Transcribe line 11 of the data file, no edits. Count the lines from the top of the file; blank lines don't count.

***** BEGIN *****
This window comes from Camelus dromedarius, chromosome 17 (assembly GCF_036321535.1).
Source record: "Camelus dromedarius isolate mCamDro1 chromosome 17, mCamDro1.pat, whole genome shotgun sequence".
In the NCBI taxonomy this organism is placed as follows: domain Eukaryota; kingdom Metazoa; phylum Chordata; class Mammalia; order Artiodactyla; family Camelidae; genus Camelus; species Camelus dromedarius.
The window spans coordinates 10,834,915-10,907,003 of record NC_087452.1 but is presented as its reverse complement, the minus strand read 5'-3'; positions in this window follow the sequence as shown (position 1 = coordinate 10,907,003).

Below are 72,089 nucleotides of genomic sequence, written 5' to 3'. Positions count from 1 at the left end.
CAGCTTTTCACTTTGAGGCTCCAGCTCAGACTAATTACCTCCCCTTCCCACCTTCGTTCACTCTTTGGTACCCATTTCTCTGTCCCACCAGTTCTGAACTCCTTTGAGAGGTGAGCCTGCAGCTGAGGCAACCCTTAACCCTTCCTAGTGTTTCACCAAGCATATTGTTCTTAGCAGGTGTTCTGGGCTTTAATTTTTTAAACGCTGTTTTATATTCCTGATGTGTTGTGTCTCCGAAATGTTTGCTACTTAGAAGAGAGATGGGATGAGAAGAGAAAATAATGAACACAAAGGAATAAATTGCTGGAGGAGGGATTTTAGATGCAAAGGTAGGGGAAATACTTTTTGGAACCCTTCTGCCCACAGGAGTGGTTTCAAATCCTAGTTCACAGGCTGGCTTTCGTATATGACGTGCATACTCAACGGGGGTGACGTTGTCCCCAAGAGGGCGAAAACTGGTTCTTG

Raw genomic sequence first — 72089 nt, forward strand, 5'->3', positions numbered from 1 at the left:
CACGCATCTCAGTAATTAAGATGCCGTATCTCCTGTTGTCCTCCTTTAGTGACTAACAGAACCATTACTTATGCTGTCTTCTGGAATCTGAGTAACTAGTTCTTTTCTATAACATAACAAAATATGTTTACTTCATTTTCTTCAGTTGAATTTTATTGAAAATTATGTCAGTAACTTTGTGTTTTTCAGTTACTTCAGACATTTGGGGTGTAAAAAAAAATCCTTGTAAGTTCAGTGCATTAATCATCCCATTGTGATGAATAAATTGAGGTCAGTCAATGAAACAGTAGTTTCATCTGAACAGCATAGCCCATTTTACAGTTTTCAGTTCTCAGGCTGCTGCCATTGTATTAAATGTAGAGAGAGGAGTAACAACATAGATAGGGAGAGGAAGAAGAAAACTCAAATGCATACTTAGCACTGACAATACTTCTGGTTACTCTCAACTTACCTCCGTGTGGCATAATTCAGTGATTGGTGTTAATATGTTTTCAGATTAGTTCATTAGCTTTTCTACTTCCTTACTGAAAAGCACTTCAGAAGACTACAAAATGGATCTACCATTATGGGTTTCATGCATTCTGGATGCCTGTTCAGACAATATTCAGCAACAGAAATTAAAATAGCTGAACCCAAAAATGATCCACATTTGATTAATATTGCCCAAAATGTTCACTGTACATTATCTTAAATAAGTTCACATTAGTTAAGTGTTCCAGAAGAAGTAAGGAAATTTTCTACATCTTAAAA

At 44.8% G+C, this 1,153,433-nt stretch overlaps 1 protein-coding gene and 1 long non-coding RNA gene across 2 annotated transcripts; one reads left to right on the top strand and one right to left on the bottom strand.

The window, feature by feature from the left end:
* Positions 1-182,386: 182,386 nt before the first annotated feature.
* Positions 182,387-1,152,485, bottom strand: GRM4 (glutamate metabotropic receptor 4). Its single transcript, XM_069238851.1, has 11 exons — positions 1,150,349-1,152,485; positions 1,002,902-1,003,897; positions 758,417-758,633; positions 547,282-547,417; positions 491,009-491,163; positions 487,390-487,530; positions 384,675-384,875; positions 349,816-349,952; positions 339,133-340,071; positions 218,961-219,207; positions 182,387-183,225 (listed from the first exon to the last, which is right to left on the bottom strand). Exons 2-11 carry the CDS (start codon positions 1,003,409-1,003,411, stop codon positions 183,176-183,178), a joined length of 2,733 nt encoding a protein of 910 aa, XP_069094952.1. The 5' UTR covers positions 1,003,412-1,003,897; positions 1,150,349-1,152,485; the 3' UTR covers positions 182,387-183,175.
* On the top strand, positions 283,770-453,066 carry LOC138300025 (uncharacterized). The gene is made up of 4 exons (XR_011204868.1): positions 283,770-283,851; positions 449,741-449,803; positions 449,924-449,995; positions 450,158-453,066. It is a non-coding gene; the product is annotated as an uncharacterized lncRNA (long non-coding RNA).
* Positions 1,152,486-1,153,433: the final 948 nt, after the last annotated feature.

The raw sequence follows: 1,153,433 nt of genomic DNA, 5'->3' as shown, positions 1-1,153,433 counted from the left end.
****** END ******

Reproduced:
* Positions 1-182,386: 182,386 nt before the first annotated feature.